Life Story, Sobriety Secrets

A Change in Perception



The month of March has come and gone. It was the month I ended my forty-seventh year on earth and began my forty-eighth. It is also the month that nineteen years ago I said “NO” to drugs one last time. It would take me another eleven years to figure out that not only was I an addict, I was also an alcoholic too. In fact, drugs and alcohol were not my problem at all. My problem was right in between my ears. It was my brain and how I think about drugs and alcohol. In fact, its just how I think altogether.


My brain is hard-wired differently so it took me longer than some to figure out that I had a problem to begin with. I didn’t understand the disease. I didn’t know I suffered from it. In fact, I didn’t know that I couldn’t stop even if I wanted to. It was crazy. It all seemed so normal to me. No one ever said, “Hey Tami, I think maybe you might have a problem with your drinking.” I don’t recall one person close to me ever saying anything to me about my drinking. I know they knew. I just don’t understand why they never said anything. Was I that bad of a drunk that they feared my response? Did they just lose hope for me after all? Or did they really just not know themselves?


Either way, no one ever said anything to me. Through the years, I have asked why no one ever said something about the way I drank. I got mixed responses. Some honestly did not know I had a problem. They just thought I liked the night life. Others said that they tried in various ways to tell me to stop from pouring out my alcohol, to begging me not to go to the bar again. But no one ever came straight out and said it.


When I contemplated this through the years, I always wondered if I thought I needed that. I’m almost certain that it wouldn’t have mattered if they did, but I’ll never know. My sponsor has told me that she can say it’s a safe bet that I wouldn’t have heard it if anyone ever had said something. I was in complete denial myself.


I remember the first time that I locked myself away from others. I voluntarily decided that I needed a break because I honestly believed I was depressed. I was assessed and admitted. Much to my surprise and the doctor’s too, I answered their questions honestly. I was that deep into my denial. When they finally approached me with a course of action they said that they believed I could benefit from the twenty-eight-day treatment they had next door.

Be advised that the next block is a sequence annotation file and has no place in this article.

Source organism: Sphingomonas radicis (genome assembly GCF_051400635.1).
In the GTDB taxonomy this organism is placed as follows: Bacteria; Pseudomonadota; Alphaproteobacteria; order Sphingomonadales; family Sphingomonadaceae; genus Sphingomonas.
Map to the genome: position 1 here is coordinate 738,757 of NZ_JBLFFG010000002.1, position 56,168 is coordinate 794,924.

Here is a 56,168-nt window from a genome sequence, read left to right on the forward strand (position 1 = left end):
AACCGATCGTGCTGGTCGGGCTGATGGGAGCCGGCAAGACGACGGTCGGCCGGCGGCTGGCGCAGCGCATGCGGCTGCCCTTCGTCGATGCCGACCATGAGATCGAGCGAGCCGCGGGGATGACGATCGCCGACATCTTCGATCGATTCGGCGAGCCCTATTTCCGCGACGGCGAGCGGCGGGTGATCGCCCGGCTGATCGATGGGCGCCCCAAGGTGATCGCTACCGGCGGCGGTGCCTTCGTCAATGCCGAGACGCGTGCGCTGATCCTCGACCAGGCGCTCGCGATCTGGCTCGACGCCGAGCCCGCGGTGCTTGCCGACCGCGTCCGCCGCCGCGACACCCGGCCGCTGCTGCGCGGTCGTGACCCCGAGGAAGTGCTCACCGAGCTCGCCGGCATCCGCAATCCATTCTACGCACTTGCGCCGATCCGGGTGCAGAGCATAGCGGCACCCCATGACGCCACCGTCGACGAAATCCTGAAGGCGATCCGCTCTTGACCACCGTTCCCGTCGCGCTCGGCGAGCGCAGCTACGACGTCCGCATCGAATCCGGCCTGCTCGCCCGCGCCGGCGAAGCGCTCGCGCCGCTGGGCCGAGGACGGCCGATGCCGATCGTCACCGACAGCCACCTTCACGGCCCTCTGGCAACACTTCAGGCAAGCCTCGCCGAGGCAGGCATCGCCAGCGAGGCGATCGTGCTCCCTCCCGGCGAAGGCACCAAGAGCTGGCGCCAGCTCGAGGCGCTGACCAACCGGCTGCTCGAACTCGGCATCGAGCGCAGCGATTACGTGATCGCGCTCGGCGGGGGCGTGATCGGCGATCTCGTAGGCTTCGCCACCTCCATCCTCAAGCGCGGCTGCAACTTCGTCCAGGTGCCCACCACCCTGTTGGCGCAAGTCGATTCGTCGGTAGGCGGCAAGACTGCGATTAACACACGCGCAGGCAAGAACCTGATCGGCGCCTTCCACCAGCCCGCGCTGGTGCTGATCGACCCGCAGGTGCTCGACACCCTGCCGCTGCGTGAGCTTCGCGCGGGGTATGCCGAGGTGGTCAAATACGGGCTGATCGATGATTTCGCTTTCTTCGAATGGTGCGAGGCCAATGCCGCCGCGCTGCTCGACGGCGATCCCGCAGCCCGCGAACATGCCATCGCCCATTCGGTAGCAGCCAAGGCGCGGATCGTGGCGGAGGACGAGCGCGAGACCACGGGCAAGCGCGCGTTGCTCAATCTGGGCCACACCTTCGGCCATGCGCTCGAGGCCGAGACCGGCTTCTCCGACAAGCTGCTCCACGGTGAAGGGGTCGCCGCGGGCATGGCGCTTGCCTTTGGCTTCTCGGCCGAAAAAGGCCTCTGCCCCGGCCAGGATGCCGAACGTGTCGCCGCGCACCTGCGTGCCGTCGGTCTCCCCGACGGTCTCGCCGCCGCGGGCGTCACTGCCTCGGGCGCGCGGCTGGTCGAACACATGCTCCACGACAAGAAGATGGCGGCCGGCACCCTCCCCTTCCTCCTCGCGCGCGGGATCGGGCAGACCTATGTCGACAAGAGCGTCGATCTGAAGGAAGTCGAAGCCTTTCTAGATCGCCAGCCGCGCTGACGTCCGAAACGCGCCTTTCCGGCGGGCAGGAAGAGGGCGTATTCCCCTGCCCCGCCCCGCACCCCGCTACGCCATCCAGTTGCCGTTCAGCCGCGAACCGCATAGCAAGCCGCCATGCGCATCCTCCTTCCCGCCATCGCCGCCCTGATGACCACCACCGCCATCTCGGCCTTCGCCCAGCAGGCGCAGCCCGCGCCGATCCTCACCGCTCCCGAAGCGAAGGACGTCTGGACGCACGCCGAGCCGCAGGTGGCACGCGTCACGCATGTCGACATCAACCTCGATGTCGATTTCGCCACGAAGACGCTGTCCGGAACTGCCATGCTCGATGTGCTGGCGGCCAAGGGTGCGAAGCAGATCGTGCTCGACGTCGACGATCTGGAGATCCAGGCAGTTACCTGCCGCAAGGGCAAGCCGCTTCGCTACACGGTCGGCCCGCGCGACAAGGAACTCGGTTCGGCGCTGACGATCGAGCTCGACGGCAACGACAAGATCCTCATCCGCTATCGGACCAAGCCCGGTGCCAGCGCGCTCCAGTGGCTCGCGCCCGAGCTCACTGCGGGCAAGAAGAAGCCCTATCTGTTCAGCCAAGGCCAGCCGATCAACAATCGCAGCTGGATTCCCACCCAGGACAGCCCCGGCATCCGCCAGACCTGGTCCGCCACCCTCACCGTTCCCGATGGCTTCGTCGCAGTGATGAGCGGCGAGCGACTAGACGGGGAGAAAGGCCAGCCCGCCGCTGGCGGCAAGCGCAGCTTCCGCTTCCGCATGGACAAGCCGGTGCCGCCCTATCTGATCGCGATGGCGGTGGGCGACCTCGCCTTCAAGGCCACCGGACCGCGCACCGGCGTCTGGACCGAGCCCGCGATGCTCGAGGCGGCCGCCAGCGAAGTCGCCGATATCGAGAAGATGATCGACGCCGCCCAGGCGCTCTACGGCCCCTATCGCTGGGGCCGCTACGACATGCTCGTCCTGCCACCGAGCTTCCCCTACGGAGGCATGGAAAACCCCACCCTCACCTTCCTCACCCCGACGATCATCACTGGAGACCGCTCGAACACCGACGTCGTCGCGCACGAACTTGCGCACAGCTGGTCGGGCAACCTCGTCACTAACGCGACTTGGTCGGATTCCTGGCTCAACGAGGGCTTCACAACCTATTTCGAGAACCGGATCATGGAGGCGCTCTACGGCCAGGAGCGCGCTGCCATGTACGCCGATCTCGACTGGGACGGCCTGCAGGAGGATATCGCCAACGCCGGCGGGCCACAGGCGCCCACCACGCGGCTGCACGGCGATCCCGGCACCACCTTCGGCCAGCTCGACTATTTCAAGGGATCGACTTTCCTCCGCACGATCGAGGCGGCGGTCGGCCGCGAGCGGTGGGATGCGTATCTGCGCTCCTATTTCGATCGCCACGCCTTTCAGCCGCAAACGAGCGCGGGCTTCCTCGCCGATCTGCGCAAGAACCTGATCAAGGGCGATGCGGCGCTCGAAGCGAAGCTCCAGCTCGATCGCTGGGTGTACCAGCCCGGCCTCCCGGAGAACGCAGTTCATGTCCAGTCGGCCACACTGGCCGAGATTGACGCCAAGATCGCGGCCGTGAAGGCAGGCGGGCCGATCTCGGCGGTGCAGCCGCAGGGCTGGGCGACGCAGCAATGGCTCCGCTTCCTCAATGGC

I thought to myself, “I must really be depressed if they want to keep me that long.” I told them that I didn’t think my job would let me, even if a break sounded great. They said I should seriously consider it because they think that my problem wasn’t depression. I asked them what they thought it was if it wasn’t depression.


The nurse nervously replied, “We think you may have a problem with drinking.” I was appalled. I was in shock. How dare she. What the hell was their problem? Clearly I was depressed. Couldn’t they see all the crap that was happening in my life. So I had a few drinks at night. If they had my life they’d drink too. I was not an alcoholic. I had beat drugs. So I emphatically dismissed the nurse and her insulting idea and went about getting rehabbed for depression.


I was so oblivious to my condition that even when the mirror was finally turned on me, I did exactly what I have been told I would’ve done if it had been said by anyone else at any other time. I ignored it. But crazy enough, a seed was planted that day. I couldn’t get what that nurse had accused me of being, out of my head. I was so upset with her and the doctors. But still, I would sit up late at night and ask myself why they would even suggest that.


It would take a couple more months after that exchange of words with the nurse and quite a few more bottles underneath me before the bottom would finally rise to meet me square in the face. There was no profound turning point for me. I hadn’t had any original devastating moment to make me grasp the reality I was living. It was a God thing purely.


One day I ended up on auto pilot and landed my butt in a chair in a meeting of Alcoholics Anonymous and admitted for the first time ever that I was an alcoholic. I have not had to have a drink or a drug since that day nearly seven years ago.  


Its crazy how well we can lie to ourselves. The disease is a master manipulator. I thought that when I left Las Vegas and the drugs behind that it was over. I couldn’t have missed that mark any further. No matter where I go, there I am. I proved that point when I left home to start a new life here. I was still me. Until I understood the nature of who I was, I could never see the truth. I was an addict and an alcoholic.


Today, as I close up the third month of this year I get to reflect not only on the last three months of this year, but the last forty-eight of my life and the last nineteen without drugs. This month was a month of milestones. As I am coming to realize as I go deeper into this year and into myself, every day is a milestone and an accomplishment deserving of recognition. Its how we see ourselves that is the most important part. I once could not see that I was an alcoholic. Once I was able to see the truth, I could begin to recover. Today I am beginning to see the whole truth of who I am. My perception is continuing to change and come fully into my recovery.


~ Tami Harper Winn ~


The story written here is solely the work of the author’s. Any use or reproduction of this article is prohibited without written consent of the author or credit to the author through works cited.